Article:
PI3K inhibitor, LY294002, and KAAD-cyclopamine were purchased from Merck KGaA (Dharmstadt, Germany). Cell culture reagents and media were obtained from Invitrogen (Carlsbad, CA).
Establishment of stable cell lines of A549 harboring GLI regulatory reporter gene
A549 cells were transfected with pLenti-bsd/GLI-bla vector (Invitrogen), which contains β-lactamase reporter gene under the transcriptional control of a (8×) Gli response element with tata-minimal promoter, by lipofection using Lipofectamine reagent (Invitrogen). The cells transfected with the vector were cultured with growth medium containing 3.8 μg/ml of blasticidin for 14 days, and stable cell lines were established. Several stable clones were transfected with GLI1 siRNA and a few clones were identified in which β-lactamase activity was reduced by more than 70% with GLI1-silencing.
siRNA transfection and measurement of mRNA expression
The sequence of p70S6K2 siRNA used in the present experiments, other than kinome-wide siRNA screen, was GCCUAGAGCCUGUGGGACAtt (B-bridge, Mountain View, CA). The phenotypes observed in the p70S6K2 were confirmed by two additional sequences, GGUGUUCCAGGUGCGAAAGtt (Applied Biosystems/Ambion, Austin, TX) and GCAGAGAACCGGAAGAAAAtt (B-bridge). The following siRNAs were also used: GLI1-siRNA (M-003896-00-0020: Thermo Fisher Scientific Inc., Waltham, MA); polo-like kinase 1 (PLK1)-siRNA (M-003290-01-0010: Thermo Fisher Scientific Inc.); control-siRNA (D-001810-01-05: Thermo Fisher Scientific Inc.); and, human kinome siRNA set (AM80010V3, Applied Biosystems/Ambion). For siRNA transfection, 900 cells were seeded per well in 96-well plate and incubated for 24 hr. siRNA was mixed with a lipofection reagent, siLentFect (Bio-Rad, Hercules, CA) according to the manufacturer's instructions, and transfected into the A549 cells. mRNA was recovered and extracted 48 hr after transfection with RNAeasy (Qiagen, Hilden, Germany). Reverse transcription was performed for 500 ng of total RNA, and the cDNA obtained was applied to TaqMan PCR for quantification of mRNA expression. The primers and probe used for the quantitative polymerase chain reaction (qPCR) were: p70S6K2 (Hs00177689-M1, Applied Biosystems, Foster City, CA); GLI1 (Hs00171790-M1, Applied Biosystems), Cyclin D1 (Hokkaido system science, Sapporo, Japan); and, γ-catenin (Hs00158408-M1, Applied Biosystems). Data were collected and analyzed using an ABI 7900HT Fast Real-Time PCR System (Applied Biosystems). The relative mRNA expression data were normalized to β-actin expression, measured with pre-designed qPCR primers and probe (4310881E, Applied Biosystems).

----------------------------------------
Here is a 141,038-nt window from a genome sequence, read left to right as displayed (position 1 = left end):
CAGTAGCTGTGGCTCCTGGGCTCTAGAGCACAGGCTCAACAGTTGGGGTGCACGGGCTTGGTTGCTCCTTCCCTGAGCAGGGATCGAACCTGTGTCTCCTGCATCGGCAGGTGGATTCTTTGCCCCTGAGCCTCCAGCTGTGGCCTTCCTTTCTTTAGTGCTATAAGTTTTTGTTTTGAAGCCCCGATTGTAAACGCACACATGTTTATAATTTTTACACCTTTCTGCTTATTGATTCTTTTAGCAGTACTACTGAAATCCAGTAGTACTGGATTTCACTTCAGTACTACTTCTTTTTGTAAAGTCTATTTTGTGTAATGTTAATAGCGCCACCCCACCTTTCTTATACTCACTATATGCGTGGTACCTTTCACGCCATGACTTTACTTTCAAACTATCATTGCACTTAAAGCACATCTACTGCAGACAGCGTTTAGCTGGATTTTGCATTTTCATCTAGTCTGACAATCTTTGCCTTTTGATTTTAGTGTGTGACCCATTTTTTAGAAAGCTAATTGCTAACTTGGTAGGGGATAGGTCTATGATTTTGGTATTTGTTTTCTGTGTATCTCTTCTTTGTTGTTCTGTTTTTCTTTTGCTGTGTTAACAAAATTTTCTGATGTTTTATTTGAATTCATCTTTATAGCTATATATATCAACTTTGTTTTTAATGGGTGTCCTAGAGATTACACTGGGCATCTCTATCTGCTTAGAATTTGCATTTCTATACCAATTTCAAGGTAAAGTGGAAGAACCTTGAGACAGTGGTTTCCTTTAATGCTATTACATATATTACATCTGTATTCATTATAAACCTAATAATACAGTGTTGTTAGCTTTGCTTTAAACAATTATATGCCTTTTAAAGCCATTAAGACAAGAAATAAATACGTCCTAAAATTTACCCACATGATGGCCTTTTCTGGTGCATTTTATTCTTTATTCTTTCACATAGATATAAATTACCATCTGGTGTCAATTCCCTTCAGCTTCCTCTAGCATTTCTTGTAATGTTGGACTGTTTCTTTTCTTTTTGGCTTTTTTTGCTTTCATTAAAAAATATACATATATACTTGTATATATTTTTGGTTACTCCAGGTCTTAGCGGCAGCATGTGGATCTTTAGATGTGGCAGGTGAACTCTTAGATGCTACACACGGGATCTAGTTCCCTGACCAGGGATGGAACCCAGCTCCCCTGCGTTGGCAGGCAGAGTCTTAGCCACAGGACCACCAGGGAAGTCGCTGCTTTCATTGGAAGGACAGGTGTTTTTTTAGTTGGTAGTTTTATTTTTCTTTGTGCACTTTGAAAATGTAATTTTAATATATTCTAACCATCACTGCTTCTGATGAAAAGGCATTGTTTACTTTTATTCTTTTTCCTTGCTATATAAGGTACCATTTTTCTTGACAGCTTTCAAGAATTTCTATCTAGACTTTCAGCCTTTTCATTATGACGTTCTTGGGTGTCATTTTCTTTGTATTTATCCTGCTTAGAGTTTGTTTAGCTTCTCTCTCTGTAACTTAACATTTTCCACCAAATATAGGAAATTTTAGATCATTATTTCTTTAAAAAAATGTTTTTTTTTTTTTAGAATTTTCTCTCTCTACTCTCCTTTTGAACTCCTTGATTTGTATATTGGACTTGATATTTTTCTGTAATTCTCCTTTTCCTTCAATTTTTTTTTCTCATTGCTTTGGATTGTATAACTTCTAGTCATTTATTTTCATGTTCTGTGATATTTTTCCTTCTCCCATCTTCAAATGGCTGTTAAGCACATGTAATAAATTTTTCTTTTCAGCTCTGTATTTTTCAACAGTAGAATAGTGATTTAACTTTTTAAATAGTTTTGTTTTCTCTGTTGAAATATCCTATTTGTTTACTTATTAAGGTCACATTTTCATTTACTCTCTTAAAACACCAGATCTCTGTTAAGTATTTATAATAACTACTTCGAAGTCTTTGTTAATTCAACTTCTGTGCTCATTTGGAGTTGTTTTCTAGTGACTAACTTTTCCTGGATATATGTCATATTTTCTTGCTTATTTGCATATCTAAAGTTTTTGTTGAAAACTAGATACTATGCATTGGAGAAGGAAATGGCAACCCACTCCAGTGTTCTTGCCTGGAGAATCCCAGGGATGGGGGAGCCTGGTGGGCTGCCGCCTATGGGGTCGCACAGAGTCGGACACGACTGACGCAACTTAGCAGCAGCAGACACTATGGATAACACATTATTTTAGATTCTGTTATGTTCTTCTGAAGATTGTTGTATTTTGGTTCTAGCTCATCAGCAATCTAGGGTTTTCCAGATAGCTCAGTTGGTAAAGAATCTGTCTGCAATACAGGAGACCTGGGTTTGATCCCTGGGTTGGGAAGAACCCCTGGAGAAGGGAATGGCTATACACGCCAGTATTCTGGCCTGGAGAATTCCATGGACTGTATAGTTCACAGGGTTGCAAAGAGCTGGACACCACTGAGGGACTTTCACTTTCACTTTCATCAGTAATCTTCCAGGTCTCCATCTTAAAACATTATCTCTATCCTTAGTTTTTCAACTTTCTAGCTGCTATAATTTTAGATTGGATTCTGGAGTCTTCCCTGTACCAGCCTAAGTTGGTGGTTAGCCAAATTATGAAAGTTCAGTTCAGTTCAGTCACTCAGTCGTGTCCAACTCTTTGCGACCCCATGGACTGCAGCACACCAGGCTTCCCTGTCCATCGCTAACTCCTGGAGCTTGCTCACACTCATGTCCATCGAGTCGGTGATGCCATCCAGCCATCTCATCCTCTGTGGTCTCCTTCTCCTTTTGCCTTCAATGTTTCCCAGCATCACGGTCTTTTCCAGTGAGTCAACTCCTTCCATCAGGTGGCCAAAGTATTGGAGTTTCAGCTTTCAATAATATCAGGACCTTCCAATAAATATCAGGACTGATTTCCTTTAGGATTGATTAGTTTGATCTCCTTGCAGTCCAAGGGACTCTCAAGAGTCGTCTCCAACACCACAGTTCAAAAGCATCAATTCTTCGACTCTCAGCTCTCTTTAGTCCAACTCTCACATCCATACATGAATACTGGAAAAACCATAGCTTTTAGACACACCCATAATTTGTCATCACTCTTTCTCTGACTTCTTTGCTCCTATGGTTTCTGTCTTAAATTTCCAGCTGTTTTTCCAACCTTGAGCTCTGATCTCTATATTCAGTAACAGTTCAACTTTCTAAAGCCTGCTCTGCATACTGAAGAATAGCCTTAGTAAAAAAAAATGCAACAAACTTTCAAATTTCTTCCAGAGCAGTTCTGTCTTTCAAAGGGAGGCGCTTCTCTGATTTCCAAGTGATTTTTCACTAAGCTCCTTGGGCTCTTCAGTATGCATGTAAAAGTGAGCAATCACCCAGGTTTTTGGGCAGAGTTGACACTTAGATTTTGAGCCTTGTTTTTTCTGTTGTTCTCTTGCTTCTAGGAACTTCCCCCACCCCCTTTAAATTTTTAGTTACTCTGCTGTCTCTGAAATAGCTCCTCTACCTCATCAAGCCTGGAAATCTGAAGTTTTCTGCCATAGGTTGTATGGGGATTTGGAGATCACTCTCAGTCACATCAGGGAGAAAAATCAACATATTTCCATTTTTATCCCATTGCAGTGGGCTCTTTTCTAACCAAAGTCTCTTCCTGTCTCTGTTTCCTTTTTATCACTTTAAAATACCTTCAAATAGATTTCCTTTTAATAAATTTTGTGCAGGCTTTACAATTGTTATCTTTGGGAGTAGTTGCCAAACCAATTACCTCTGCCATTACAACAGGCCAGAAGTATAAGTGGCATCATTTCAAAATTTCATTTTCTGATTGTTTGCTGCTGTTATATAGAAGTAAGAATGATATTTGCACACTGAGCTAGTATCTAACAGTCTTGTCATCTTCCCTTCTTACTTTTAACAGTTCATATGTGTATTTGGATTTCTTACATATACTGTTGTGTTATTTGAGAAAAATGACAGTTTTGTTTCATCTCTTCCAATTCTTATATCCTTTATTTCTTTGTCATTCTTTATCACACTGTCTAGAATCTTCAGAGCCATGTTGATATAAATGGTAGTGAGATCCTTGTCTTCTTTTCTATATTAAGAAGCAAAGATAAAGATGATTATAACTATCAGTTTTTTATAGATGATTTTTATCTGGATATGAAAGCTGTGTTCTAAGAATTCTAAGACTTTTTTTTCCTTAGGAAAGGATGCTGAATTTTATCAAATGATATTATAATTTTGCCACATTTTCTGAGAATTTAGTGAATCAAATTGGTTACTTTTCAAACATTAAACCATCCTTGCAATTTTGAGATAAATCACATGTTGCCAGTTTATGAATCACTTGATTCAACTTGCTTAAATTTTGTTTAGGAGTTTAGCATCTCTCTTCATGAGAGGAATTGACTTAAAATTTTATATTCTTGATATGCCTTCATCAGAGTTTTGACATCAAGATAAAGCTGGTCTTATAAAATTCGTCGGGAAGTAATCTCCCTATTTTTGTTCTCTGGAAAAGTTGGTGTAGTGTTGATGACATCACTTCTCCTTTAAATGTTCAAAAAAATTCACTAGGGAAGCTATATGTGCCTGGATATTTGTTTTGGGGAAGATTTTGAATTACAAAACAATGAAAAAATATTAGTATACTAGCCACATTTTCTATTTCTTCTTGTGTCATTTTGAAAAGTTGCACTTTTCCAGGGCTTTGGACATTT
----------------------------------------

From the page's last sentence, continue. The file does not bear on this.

Cell viability assay and β-lactamase assay
Cell viability was measured by CellTiter-Glo Luminescent Cell Viability Assay (Promega, Madison, WI), 72 or 96 hr after siRNA transfection. An equal volume (100 μL) of CellTiter-Glo Reagent was added to medium, and mixed gently for 2 min on an orbital shaker. The solution was incubated at room temperature for 10 min to allow it to stabilize and luminescence to appear, after which the luminescence was measured. The activity of β-lactamase was quantified with GeneBLAzer™ Detection Kits (Invitrogen) according to the manufacturer's instructions. A 6 × substrate loading solution was added to the cells to 1 × final concentration and the cells in the buffer were incubated for 6 hr. β-lactamase activity was then measured using a fluorescent plate reader. The β-lactamase activity was normalized to cell number, measured by CellTiterGlo Luminescent Cell Viability Assay (Promega).
For immunoblotting of total and phosphorylated GSK3β and GLI1, cell lysate was extracted from A549 or H1915 cells with a lysis buffer (50 mM HEPES, 250 mM NaCl, 0.1% NP-40, 0.1 mM DTT) comprising a 1:00 dilution of protease inhibitor cocktail (Thermo Fisher Scientific Inc. Rockford, IL) containing AEBSF, Aprotinin, Bestatin, E-64, Leupeptin, Pepstatin A), and a 1:00 dilution of phosphatase inhibitor cocktail (Thermo Fisher Scientific Inc.) containing sodium fluoride, sodium orthovanadate, sodium pyrophosphate and β-glycerophosphate. The extracted 20 μg of total protein was subjected to 10% SDS-PAGE analysis. Proteins were visualized by ECL chemiluminescence reagents (GE Healthcare UK Ltd., Buckinghamshire, UK) using primary antibodies specific to total GSK3β (#9315, Cell Signaling Technology, Danvers, MA), phosphorylated GSK3β at Ser9 residue (#9336, Cell Signaling Technology) and GLI1 (#2553, Cell Signaling Technology), p70S6K1 (#9202, Cell Signaling Technology) and p70S6K2 (sc-9379, Santa Cruz Biotechnology, Santa Cruz, CA).
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The authors declare that they have no competing interests.
SM was involved in the design and execution of the experiments and drafted the manuscript. AK conducted most of the experiments and contributed to manuscript preparation. HH contributed to the overall experimental design. All authors read and approved the final manuscript.